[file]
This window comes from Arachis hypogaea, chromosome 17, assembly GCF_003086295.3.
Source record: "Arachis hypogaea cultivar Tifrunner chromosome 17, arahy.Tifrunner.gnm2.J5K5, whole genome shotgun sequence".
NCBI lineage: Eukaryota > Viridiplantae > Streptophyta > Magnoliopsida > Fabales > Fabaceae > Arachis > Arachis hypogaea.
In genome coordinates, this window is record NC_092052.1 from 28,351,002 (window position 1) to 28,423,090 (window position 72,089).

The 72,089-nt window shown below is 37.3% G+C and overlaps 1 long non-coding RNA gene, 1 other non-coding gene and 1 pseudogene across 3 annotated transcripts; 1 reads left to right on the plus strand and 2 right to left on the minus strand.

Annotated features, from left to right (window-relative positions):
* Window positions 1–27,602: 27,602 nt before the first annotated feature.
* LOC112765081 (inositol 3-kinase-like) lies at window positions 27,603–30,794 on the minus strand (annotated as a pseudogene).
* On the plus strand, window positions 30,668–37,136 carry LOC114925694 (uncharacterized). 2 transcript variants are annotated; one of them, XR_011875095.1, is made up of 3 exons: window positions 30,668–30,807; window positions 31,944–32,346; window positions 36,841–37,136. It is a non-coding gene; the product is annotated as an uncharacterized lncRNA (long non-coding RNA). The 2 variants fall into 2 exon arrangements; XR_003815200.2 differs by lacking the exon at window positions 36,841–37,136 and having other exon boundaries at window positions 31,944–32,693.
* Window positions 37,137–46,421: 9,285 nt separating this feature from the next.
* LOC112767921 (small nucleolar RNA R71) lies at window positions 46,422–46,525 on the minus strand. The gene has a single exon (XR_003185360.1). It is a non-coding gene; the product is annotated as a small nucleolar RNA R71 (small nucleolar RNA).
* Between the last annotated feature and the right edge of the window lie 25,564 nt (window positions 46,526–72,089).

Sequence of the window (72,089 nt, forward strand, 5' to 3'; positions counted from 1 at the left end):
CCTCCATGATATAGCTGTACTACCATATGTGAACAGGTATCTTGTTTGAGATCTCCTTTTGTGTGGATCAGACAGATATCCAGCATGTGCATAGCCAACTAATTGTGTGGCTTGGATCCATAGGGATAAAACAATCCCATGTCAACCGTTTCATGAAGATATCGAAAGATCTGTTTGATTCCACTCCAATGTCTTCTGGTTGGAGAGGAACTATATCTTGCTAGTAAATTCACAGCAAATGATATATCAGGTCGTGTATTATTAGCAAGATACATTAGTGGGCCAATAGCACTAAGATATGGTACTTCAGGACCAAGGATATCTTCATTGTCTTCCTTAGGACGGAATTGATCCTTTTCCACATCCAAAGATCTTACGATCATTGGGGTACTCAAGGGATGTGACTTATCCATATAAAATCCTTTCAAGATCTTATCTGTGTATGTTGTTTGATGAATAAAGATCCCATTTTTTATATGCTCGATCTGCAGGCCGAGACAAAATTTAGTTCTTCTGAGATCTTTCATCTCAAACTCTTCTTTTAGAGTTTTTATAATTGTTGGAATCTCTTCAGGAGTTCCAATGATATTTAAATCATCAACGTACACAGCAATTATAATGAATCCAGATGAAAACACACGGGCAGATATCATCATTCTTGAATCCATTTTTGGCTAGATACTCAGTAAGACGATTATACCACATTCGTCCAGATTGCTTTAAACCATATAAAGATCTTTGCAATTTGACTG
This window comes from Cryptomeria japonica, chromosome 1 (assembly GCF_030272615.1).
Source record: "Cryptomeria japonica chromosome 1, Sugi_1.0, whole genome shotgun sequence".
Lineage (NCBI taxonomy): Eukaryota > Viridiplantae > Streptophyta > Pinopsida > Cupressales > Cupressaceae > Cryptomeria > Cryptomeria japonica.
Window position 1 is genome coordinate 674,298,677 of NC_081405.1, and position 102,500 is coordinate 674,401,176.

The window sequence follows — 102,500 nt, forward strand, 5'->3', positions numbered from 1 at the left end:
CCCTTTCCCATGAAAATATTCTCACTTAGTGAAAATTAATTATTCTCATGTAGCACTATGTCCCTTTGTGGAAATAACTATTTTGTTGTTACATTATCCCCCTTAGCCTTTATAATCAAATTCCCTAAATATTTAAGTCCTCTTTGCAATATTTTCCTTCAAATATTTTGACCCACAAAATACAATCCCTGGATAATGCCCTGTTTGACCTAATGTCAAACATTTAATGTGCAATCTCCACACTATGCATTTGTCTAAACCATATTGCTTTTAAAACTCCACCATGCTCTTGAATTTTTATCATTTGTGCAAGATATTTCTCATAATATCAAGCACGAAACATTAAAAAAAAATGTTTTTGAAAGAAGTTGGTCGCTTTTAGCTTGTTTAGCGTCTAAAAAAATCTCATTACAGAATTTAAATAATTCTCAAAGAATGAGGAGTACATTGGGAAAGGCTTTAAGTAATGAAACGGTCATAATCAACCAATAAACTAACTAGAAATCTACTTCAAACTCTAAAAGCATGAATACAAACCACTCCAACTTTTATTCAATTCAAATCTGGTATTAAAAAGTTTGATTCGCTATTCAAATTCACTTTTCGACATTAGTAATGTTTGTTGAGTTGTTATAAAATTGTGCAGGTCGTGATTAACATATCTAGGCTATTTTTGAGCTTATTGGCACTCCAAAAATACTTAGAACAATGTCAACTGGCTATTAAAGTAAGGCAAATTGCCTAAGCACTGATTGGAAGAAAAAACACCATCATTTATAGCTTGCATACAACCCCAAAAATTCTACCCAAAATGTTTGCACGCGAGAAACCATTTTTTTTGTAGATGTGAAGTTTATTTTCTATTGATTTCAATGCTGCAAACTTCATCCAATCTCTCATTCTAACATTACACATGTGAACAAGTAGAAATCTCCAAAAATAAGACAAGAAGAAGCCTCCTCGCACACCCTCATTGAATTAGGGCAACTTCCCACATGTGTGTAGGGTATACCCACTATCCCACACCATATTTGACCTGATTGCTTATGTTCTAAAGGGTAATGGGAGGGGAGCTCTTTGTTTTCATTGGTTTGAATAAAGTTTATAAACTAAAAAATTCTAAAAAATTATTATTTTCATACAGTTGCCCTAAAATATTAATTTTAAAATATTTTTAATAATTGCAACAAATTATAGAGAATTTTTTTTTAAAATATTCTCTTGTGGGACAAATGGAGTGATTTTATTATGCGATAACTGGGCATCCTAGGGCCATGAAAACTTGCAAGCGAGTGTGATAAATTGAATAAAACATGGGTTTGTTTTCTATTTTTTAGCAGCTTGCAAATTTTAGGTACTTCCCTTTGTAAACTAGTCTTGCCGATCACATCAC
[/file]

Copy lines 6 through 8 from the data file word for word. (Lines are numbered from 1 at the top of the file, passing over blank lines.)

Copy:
Annotated features, from left to right (window-relative positions):
* Window positions 1–27,602: 27,602 nt before the first annotated feature.
* LOC112765081 (inositol 3-kinase-like) lies at window positions 27,603–30,794 on the minus strand (annotated as a pseudogene).